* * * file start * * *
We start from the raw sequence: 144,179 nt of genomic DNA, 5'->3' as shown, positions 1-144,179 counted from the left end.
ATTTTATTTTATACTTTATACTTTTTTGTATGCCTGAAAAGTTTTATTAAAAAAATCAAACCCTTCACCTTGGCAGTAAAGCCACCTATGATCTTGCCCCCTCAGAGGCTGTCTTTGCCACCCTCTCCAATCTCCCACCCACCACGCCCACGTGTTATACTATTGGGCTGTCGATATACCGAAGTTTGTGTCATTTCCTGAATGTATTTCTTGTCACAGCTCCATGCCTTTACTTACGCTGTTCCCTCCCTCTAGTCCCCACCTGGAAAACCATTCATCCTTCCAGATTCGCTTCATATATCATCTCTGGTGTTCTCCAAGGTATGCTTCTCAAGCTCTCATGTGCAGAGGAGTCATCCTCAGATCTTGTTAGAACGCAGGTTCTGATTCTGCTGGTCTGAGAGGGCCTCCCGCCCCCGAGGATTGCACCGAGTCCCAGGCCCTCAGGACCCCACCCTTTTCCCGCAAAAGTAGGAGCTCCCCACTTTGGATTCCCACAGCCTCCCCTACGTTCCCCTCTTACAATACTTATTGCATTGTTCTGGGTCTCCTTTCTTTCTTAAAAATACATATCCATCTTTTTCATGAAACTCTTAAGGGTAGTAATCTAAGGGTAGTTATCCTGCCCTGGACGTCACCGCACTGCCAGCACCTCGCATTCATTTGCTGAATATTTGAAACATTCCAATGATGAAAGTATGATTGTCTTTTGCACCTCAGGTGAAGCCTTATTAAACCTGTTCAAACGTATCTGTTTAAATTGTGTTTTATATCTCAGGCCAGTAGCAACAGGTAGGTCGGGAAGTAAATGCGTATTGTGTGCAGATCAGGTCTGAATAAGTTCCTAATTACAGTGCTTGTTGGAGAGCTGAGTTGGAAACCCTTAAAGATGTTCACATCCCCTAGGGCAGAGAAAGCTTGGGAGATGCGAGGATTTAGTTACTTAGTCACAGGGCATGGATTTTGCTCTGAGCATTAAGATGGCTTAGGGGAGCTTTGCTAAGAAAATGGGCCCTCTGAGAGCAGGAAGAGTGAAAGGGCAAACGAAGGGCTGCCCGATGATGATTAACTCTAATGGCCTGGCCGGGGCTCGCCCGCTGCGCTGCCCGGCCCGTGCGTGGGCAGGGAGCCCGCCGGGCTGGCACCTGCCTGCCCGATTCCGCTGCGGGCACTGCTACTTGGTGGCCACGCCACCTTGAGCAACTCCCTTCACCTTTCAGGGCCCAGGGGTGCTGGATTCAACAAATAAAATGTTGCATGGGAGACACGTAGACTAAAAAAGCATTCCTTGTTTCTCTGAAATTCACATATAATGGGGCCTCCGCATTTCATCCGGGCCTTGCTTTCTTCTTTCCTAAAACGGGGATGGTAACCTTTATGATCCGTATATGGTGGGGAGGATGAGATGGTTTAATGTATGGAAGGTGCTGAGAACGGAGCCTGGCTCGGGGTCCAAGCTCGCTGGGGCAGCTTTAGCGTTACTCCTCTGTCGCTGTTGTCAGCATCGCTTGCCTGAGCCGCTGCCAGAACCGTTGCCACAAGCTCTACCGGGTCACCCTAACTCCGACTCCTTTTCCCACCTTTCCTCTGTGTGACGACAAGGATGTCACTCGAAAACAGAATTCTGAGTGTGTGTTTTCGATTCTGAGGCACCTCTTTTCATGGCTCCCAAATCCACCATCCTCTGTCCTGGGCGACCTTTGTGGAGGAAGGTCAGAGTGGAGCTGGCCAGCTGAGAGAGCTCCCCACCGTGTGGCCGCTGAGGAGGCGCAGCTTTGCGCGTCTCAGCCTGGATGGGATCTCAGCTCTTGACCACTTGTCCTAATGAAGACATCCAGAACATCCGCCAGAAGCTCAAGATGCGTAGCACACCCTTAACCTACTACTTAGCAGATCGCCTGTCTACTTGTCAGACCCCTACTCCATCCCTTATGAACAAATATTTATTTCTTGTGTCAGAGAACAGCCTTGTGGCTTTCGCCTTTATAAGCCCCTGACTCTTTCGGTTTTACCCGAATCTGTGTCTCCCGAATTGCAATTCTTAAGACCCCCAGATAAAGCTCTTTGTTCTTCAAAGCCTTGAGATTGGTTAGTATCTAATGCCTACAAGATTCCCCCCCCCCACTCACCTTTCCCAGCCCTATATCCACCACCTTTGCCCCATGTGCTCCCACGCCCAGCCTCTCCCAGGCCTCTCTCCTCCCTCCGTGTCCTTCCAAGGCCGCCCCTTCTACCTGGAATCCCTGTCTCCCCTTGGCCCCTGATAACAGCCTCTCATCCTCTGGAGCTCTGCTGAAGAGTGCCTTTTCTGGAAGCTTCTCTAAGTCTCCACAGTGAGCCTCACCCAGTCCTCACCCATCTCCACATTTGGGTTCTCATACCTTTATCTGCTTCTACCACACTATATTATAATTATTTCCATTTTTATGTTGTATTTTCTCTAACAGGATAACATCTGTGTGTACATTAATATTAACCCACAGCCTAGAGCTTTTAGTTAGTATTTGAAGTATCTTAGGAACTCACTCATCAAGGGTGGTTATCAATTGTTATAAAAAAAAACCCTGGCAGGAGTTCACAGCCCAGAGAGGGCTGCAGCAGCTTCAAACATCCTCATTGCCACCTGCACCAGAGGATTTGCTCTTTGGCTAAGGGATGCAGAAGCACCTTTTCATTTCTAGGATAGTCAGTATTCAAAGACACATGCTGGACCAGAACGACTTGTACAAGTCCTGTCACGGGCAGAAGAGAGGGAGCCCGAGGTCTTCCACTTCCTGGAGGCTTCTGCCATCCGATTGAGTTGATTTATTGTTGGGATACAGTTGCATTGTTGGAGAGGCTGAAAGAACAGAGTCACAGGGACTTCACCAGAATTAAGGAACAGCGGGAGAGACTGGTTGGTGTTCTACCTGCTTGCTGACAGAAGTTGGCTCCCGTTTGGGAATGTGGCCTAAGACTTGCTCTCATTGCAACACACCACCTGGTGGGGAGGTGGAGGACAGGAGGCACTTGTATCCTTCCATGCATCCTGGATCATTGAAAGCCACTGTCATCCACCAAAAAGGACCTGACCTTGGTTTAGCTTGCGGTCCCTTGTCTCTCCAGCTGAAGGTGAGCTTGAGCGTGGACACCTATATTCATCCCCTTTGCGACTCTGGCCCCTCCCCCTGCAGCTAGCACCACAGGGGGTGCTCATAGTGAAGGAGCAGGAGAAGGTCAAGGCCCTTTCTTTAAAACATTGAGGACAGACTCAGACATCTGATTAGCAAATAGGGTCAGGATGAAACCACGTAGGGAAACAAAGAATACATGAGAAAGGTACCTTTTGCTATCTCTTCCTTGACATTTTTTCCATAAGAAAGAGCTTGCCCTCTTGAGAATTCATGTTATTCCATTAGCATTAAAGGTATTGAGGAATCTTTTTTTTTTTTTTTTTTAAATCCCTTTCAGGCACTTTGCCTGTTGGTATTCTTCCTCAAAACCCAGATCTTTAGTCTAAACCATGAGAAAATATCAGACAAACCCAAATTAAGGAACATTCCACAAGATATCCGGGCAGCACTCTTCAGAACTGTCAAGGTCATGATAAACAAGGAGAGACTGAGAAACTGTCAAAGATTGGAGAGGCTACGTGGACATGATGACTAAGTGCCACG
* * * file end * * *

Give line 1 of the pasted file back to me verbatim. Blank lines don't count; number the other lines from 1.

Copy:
We start from the raw sequence: 144,179 nt of genomic DNA, 5'->3' as shown, positions 1-144,179 counted from the left end.